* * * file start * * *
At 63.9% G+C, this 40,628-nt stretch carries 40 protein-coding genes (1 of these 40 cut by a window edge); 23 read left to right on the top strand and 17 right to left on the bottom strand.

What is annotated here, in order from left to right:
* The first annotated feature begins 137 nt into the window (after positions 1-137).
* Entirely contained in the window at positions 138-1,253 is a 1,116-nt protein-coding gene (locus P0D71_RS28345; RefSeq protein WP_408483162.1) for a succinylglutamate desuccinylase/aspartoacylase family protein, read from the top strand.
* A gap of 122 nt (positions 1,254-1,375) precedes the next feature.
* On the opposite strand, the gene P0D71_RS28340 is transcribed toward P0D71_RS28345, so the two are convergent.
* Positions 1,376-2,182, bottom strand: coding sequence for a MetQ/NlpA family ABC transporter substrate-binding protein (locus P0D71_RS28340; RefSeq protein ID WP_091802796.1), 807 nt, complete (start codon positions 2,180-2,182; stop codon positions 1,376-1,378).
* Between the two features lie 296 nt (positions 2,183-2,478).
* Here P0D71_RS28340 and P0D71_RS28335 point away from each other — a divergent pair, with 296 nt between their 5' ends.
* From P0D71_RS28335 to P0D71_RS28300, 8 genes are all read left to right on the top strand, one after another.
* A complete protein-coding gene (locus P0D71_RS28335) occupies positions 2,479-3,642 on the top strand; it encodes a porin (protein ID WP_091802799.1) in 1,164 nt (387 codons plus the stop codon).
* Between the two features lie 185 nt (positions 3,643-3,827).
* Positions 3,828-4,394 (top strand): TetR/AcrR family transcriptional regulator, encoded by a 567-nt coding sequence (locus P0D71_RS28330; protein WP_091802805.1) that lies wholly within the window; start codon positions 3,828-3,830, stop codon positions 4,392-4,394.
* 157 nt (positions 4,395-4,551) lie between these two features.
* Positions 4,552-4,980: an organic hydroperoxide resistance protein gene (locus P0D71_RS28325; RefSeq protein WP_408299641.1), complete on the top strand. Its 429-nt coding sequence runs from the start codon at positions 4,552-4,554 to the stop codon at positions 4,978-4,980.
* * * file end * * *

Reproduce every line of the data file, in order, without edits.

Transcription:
At 63.9% G+C, this 40,628-nt stretch carries 40 protein-coding genes (1 of these 40 cut by a window edge); 23 read left to right on the top strand and 17 right to left on the bottom strand.

What is annotated here, in order from left to right:
* The first annotated feature begins 137 nt into the window (after positions 1-137).
* Entirely contained in the window at positions 138-1,253 is a 1,116-nt protein-coding gene (locus P0D71_RS28345; RefSeq protein WP_408483162.1) for a succinylglutamate desuccinylase/aspartoacylase family protein, read from the top strand.
* A gap of 122 nt (positions 1,254-1,375) precedes the next feature.
* On the opposite strand, the gene P0D71_RS28340 is transcribed toward P0D71_RS28345, so the two are convergent.
* Positions 1,376-2,182, bottom strand: coding sequence for a MetQ/NlpA family ABC transporter substrate-binding protein (locus P0D71_RS28340; RefSeq protein ID WP_091802796.1), 807 nt, complete (start codon positions 2,180-2,182; stop codon positions 1,376-1,378).
* Between the two features lie 296 nt (positions 2,183-2,478).
* Here P0D71_RS28340 and P0D71_RS28335 point away from each other — a divergent pair, with 296 nt between their 5' ends.
* From P0D71_RS28335 to P0D71_RS28300, 8 genes are all read left to right on the top strand, one after another.
* A complete protein-coding gene (locus P0D71_RS28335) occupies positions 2,479-3,642 on the top strand; it encodes a porin (protein ID WP_091802799.1) in 1,164 nt (387 codons plus the stop codon).
* Between the two features lie 185 nt (positions 3,643-3,827).
* Positions 3,828-4,394 (top strand): TetR/AcrR family transcriptional regulator, encoded by a 567-nt coding sequence (locus P0D71_RS28330; protein WP_091802805.1) that lies wholly within the window; start codon positions 3,828-3,830, stop codon positions 4,392-4,394.
* 157 nt (positions 4,395-4,551) lie between these two features.
* Positions 4,552-4,980: an organic hydroperoxide resistance protein gene (locus P0D71_RS28325; RefSeq protein WP_408299641.1), complete on the top strand. Its 429-nt coding sequence runs from the start codon at positions 4,552-4,554 to the stop codon at positions 4,978-4,980.